IAI brings ‘attitude’ to AEW
When Singapore revealed that it had chosen the Gulfstream G550 business jet as its new airborne early warning (AEW) platform last April, Northrop Grumman officials were reportedly shocked. They had every confidence that the Republic of Singapore Air Force (RSAF) would select the E-2D, an upgraded version of the Hawkeye twin turboprop that had served the RSAF well for nearly 20 years.
But as Singapore Minister for Defence Teo Chee Hean noted when he announced the choice, “The G550-AEW with its high operating altitude of 41,000 feet enjoys an unhindered radar detection of more than 200 nautical miles.” Singapore is also believed to have evaluated and rejected another twin-turboprop-based AEW solution, the Saab Erieye.
That is not the full story, though. Singapore will receive four G550s after modification by IAI Elta Systems into the Conformal Airborne Early Warning & Control (CAEW) system. Four similar aircraft are now entering service with the Israeli Air Force, where they are known as the Eitam (Fish Eagle).
At a conference in London in December, Avishai Izhakian, deputy general manager of IAI Elta’s AEW Division, gave an aggressive briefing on the merits of the EL/W-2085 integrated sensor suite that forms the heart of the CAEW system. “We bring a different attitude and considerable innovation. We do things in months that our competitors take years to develop,” he claimed.
These short development cycles have allowed Elta to take full advantage of the tremendous advance of electronics processing technology, which at the same time has provided significant reductions in weight and size, he added. “It’s a very simple algorithm to transform kilograms into kilobytes,” Izhakian said.
The CAEW system provides 360-degree coverage through two very large active arrays faired to each side of the fuselage, operating in L-band, in addition to smaller antennas in the nose and tail looking fore-and-aft, operating in S-band. The side-looking arrays generate most of the tracks; the shorter-range fore-and-aft lookers help maintain the track quality.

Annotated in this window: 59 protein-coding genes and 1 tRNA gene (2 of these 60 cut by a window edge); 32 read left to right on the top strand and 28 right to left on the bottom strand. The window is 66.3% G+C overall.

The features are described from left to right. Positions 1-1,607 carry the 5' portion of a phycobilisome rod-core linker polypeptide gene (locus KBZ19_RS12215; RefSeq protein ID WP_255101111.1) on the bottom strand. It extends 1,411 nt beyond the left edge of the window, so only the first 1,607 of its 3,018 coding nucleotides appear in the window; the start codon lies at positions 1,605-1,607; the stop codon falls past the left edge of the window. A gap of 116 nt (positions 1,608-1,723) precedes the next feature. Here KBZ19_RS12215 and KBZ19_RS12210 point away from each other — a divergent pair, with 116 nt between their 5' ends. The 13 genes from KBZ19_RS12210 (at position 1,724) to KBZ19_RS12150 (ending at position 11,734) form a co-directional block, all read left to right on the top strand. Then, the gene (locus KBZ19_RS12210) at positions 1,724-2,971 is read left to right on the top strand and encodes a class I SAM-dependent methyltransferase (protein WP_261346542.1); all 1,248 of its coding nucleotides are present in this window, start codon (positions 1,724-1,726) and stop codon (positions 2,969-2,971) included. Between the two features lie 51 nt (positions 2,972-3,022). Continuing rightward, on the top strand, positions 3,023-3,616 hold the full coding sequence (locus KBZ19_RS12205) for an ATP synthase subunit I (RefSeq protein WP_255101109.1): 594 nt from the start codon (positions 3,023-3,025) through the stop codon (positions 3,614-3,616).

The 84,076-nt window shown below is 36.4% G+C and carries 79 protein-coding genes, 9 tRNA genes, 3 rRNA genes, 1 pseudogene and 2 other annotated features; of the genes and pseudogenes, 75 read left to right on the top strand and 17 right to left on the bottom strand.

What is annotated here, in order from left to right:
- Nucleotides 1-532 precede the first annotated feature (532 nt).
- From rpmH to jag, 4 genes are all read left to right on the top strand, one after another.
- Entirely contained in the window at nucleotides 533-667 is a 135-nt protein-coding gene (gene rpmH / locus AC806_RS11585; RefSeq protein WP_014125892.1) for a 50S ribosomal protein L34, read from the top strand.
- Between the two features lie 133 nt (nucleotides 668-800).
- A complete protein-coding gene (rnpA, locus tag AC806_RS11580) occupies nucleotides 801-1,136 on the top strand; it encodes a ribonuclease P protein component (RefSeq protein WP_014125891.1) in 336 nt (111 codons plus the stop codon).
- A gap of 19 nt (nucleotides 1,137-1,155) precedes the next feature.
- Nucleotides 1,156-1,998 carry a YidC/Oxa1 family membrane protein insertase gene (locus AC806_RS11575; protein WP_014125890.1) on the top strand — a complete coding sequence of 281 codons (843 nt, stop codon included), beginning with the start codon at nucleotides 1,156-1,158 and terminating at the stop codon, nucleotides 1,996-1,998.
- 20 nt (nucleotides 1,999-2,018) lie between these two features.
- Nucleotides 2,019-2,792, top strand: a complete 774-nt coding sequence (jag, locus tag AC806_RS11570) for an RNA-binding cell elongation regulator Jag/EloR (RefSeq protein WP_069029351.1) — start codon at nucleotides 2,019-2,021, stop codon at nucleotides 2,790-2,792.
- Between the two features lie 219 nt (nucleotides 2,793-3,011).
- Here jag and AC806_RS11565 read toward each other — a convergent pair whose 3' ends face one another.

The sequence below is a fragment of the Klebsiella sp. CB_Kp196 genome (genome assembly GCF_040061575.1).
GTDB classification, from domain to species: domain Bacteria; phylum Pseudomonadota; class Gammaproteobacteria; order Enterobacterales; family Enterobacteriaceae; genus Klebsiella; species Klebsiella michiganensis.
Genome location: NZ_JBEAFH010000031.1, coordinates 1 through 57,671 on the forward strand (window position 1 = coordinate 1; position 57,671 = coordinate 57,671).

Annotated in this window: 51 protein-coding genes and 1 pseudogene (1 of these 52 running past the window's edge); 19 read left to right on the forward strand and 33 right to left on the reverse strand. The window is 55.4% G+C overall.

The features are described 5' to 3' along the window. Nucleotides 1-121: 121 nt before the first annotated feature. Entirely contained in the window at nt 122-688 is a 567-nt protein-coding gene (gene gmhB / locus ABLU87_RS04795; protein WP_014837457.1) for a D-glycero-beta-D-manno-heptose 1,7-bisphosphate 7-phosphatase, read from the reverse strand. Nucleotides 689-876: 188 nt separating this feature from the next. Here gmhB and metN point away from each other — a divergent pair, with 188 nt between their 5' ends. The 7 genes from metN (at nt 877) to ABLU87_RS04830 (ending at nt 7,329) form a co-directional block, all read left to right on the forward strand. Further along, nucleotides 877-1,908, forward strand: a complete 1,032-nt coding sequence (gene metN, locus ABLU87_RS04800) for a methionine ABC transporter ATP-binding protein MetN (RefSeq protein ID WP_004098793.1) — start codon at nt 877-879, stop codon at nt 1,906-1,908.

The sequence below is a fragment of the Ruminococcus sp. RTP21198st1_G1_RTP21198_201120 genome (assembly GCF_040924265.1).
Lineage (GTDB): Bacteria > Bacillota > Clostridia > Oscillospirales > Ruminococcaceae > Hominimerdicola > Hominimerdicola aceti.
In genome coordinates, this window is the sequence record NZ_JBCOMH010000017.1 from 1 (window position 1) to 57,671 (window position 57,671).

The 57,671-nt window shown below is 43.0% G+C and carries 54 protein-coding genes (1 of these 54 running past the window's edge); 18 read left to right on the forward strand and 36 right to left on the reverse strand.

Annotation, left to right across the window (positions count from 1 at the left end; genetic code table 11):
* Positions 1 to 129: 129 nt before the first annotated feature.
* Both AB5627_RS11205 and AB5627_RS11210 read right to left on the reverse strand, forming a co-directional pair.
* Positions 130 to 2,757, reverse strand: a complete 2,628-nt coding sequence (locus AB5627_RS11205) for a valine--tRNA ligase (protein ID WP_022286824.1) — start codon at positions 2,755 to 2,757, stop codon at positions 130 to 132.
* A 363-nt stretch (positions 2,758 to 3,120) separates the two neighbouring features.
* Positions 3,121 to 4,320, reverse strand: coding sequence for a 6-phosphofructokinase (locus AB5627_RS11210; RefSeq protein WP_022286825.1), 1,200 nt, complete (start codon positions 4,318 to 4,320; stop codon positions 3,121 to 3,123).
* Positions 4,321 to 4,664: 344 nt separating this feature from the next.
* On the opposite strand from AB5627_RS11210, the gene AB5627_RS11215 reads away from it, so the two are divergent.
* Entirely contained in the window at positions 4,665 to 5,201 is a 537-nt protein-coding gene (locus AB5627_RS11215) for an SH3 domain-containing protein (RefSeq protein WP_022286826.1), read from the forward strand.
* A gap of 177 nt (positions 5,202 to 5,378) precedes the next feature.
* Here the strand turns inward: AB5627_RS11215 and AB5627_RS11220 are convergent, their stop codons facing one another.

This is a unique configuration that Elta has been working toward for 25 years, starting with the Boeing 707-based Phalcon system that looked fore-and-aft only and continuing with an Il-76 testbed. Izhakian noted that Elta has also developed “very advanced phased-array radar technology” for warships and air-surface missiles.
According to Elta, the radar provides accurate 3-D tracks, low false-alarm rate, flexible and high revisit rate, electronic counter-countermeasures and programmable search-and-track regimes. But Izhakian noted that in the CAEW system, communications are even more important than the radar.
“This is a big change over earlier systems,” he pointed out. The CAEW includes U/VHF, HF, satcom, VOIP, secure voice, integrated intercom and a secure datalink. “There is full connectivity with other air, land and sea systems for network-centric warfare,” Izhakian said.
The system also includes a full Signals Intelligence sensor suite that provides high probability of signal interception and high bearing accuracy. The electronic intelligence subsystem of this suite additionally fulfills a radar warning function, and is therefore integrated with the aircraft’s self-protection system. This also consists of a missile approach warning system that employs radar and IR technologies; a chaff and flares dispenser; and directional infrared countermeasures.
The G550 CAEW carries six workstations for the operators, who are provided with 24-inch Windows-based displays. Each workstation can perform command and control tasks, as well as AEW. The whole system is built on an open architecture. “The machine works for the operator, not the other way round,” said Izhakian.
After four months of aerodynamic flight testing in the U.S., Gulfstream Aerospace delivered the first G550 CAEW to Israel in September 2006. The EL/W-2085 system was installed by IAI’s Bedek Division. Intensive airborne trials took place throughout last year. Meanwhile, IAI installed and commissioned a mission simulator plus planning and debriefing systems at the squadron base. The CAEW is due to achieve initial operating capability in the Israeli Air Force by the end of this month.